HOW I GOT THE SHOT: The weather makers like me. It’s probably because I don’t complain, but rather kvell over their creativity and take every advantage to get out with my camera when the winds begin to stir. Following a day of rain, the morning arrived misty and damp. A thick fog battled a rising sun and in the ensuing tangle, magical light spread out across the Judean Hills.
Please share this email with all the photography buffs in your life.
This shot emerged just past sunrise as I climbed the stone stairway from the lower parking area of the Sataf Nature Reserve near Ein Kerem. Recalling the advice of photographer David Huffines to, “Turn around, because your best picture might be behind you,” I paused to rest and gaze back down the hill. Soft artist’s light, pastel colors and fallen blossoms converged into a dreamy composition.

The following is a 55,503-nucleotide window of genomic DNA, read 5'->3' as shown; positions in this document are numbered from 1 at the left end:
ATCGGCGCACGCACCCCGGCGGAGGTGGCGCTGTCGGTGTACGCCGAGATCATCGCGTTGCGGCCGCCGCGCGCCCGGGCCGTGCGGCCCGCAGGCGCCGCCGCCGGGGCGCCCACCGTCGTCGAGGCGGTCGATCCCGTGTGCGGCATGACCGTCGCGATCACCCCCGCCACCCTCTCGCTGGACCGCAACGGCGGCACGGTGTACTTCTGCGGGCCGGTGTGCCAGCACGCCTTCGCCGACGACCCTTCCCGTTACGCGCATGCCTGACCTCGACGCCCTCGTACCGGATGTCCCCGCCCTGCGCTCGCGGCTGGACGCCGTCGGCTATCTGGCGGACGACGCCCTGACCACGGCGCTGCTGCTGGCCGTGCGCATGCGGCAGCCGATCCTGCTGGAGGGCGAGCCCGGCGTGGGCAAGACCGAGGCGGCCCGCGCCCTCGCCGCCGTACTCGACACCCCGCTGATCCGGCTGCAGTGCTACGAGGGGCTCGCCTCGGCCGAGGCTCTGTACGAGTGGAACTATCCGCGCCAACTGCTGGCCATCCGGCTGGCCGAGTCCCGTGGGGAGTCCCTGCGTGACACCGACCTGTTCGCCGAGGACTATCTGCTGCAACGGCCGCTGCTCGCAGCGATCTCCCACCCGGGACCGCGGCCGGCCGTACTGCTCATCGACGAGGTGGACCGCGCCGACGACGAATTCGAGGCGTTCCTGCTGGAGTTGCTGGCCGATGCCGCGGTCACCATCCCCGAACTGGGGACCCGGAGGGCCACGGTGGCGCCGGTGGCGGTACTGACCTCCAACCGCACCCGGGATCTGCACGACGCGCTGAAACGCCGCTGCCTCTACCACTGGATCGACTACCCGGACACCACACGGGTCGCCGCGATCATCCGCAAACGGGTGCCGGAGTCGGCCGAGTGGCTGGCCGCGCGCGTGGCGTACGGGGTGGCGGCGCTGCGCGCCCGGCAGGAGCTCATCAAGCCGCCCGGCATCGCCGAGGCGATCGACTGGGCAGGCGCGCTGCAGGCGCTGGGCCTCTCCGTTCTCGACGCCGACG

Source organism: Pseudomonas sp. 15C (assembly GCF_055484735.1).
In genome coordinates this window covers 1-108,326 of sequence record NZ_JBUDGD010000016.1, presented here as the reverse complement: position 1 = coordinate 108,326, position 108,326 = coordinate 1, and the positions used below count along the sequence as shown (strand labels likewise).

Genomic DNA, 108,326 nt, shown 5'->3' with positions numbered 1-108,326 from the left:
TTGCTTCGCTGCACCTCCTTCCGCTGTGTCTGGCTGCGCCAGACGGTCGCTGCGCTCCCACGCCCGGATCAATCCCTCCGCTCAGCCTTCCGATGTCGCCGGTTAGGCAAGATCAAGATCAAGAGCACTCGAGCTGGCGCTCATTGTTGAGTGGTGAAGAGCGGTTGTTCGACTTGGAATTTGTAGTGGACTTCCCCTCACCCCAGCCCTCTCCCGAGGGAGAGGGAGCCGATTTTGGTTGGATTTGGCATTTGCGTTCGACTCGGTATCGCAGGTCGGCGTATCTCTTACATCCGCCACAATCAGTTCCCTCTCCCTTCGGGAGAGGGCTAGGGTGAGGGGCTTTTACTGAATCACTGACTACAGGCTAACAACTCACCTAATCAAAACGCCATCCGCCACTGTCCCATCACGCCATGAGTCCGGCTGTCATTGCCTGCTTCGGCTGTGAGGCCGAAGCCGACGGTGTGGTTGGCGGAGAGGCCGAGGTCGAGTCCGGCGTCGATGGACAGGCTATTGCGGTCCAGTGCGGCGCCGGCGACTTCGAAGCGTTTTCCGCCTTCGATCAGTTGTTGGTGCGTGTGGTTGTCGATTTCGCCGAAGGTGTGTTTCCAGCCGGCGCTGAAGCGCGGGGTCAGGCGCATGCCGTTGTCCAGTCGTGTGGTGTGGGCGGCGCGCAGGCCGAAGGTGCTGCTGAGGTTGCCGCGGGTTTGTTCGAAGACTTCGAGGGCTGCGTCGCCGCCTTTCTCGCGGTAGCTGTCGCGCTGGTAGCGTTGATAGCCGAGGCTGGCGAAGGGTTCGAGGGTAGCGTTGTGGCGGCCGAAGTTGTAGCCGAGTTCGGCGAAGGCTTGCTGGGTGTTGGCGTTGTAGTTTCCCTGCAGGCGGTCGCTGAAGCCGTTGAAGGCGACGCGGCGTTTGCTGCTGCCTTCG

I have to admit my mind was directed toward a particular image for a client seeking a cover shot for a book about life lessons learned in Israel. I liked the metaphor of the pathway leading into the distance and almond blossoms are as much a symbol of Israel as any natural feature blessing the land. Nature’s beauty is in her imperfection. Likewise, this image has its share of faults, in particular the hole in the blossoms at the top left corner and the branch pile in the lower right corner. Nevertheless, the feeling of that entire morning still resonates within me when I look at this photo. The almond blossoms have nearly faded and once again I am grateful for climbing out of bed and diving into the day.TECHNICAL DATA – Camera: Nikon D700, handheld, manual exposure, center-weighted metering mode, f/13 at 1/60th sec., ISO 400. Raw file converted to Jpeg. Lens: Nikon 24-70mm zoom at 35mm. Date: Feb. 17, 2014, 7:08 a.m. Location: Sataf Nature Reserve.